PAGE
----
Interplay of neuronal processes during response inhibition: results from a combined event-related potentials (ERPs)/transcranial magnetic stimulation (TMS) study on methylphenidate.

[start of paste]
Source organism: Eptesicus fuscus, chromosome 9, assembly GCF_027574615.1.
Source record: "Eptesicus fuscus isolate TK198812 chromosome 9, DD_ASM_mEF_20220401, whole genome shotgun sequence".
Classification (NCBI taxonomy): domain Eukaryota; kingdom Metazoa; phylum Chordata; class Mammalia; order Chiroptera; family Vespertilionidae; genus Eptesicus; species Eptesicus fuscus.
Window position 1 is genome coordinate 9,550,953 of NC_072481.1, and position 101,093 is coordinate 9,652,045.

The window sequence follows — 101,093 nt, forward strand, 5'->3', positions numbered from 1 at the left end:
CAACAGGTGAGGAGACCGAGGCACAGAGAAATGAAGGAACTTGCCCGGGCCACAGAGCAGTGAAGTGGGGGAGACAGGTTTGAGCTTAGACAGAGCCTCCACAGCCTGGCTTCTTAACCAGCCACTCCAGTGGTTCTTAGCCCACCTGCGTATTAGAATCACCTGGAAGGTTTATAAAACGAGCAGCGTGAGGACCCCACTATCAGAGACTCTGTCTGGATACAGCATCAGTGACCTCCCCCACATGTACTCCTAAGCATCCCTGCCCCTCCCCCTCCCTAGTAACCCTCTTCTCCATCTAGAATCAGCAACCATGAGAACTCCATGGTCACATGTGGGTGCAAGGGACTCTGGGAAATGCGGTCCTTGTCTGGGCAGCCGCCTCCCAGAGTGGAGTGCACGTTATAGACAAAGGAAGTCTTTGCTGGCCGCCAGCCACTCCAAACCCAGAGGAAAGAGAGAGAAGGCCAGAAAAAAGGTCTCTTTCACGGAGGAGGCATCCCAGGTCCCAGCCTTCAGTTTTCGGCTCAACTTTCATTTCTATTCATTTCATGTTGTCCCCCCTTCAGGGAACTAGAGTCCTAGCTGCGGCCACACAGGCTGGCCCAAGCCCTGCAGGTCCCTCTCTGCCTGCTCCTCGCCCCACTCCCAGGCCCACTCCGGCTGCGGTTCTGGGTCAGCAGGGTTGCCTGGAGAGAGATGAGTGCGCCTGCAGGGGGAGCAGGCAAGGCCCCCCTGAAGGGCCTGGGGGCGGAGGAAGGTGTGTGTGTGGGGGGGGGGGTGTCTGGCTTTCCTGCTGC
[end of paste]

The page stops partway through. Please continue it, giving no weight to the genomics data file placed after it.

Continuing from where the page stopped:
ABSTRACT The neuronal processes underlying response inhibition are often studied using either event-related potentials (ERPs) or by applying transcranial magnetic stimulation (TMS) to investigate excitatory and inhibitory processes in the motor system. We performed a more refined analysis of response inhibition by combining both approaches with the aim of identifying an interplay between ERPs and TMS parameters. During a go/nogo task, motor system excitability was measured using TMS single and double pulses and brain electrical activity was recorded in healthy adults (n=14). Each participant completed two testing sessions, once on placebo and once on methylphenidate (double-blind, crossover design). Studying the effects of methylphenidate served as an example application for this combined approach. Developing regression models, inhibition-related TMS measures (e.g., short intracortical inhibition) and the contingent negative variation explained about 85% of the variance of the nogo-P3 under both MPH and placebo medication. The smaller the inhibitory effect in the motor system, the more terminal response control was required and the more resources were allocated for the evaluation of the inhibitory process, respectively, as indicated by a larger P3. Thus, an interplay between processes in the motor system (cortex) and control processes with sources in the prefrontal cortex and the anterior cingulate cortex (ACC) may take place, acting complementarily to facilitate a correct nogo-response. While ERPs rather represent initiation and monitoring of inhibitory processes and response control, motor inhibition may be best analyzed using TMS. A combined ERP/TMS analysis may allow for the development of distinct models concerning the interplay of processes involved in response inhibition.